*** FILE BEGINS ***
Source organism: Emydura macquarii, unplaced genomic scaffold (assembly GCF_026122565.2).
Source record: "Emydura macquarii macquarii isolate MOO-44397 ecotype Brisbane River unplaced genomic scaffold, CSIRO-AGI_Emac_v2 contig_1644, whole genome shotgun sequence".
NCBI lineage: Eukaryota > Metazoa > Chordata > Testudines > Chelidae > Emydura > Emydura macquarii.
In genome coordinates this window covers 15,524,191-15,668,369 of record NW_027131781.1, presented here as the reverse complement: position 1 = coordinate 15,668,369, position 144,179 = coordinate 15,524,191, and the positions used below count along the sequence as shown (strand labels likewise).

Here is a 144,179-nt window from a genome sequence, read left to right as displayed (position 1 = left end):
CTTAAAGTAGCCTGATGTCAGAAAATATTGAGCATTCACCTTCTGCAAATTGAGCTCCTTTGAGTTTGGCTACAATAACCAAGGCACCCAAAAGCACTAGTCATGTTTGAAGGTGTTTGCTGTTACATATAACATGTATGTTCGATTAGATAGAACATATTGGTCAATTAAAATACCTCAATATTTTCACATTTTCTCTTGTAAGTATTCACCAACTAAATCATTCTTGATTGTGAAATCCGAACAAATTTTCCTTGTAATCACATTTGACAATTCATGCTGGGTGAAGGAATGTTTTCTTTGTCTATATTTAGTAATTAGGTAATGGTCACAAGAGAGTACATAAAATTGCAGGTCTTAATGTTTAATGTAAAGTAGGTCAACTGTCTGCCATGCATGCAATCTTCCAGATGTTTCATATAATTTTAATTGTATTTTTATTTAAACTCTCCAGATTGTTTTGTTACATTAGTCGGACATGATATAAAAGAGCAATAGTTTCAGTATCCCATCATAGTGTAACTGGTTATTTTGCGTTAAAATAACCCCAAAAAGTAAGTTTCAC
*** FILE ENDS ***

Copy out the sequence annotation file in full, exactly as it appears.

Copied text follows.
Source organism: Emydura macquarii, unplaced genomic scaffold (assembly GCF_026122565.2).
Source record: "Emydura macquarii macquarii isolate MOO-44397 ecotype Brisbane River unplaced genomic scaffold, CSIRO-AGI_Emac_v2 contig_1644, whole genome shotgun sequence".
NCBI lineage: Eukaryota > Metazoa > Chordata > Testudines > Chelidae > Emydura > Emydura macquarii.
In genome coordinates this window covers 15,524,191-15,668,369 of record NW_027131781.1, presented here as the reverse complement: position 1 = coordinate 15,668,369, position 144,179 = coordinate 15,524,191, and the positions used below count along the sequence as shown (strand labels likewise).

Here is a 144,179-nt window from a genome sequence, read left to right as displayed (position 1 = left end):
CTTAAAGTAGCCTGATGTCAGAAAATATTGAGCATTCACCTTCTGCAAATTGAGCTCCTTTGAGTTTGGCTACAATAACCAAGGCACCCAAAAGCACTAGTCATGTTTGAAGGTGTTTGCTGTTACATATAACATGTATGTTCGATTAGATAGAACATATTGGTCAATTAAAATACCTCAATATTTTCACATTTTCTCTTGTAAGTATTCACCAACTAAATCATTCTTGATTGTGAAATCCGAACAAATTTTCCTTGTAATCACATTTGACAATTCATGCTGGGTGAAGGAATGTTTTCTTTGTCTATATTTAGTAATTAGGTAATGGTCACAAGAGAGTACATAAAATTGCAGGTCTTAATGTTTAATGTAAAGTAGGTCAACTGTCTGCCATGCATGCAATCTTCCAGATGTTTCATATAATTTTAATTGTATTTTTATTTAAACTCTCCAGATTGTTTTGTTACATTAGTCGGACATGATATAAAAGAGCAATAGTTTCAGTATCCCATCATAGTGTAACTGGTTATTTTGCGTTAAAATAACCCCAAAAAGTAAGTTTCAC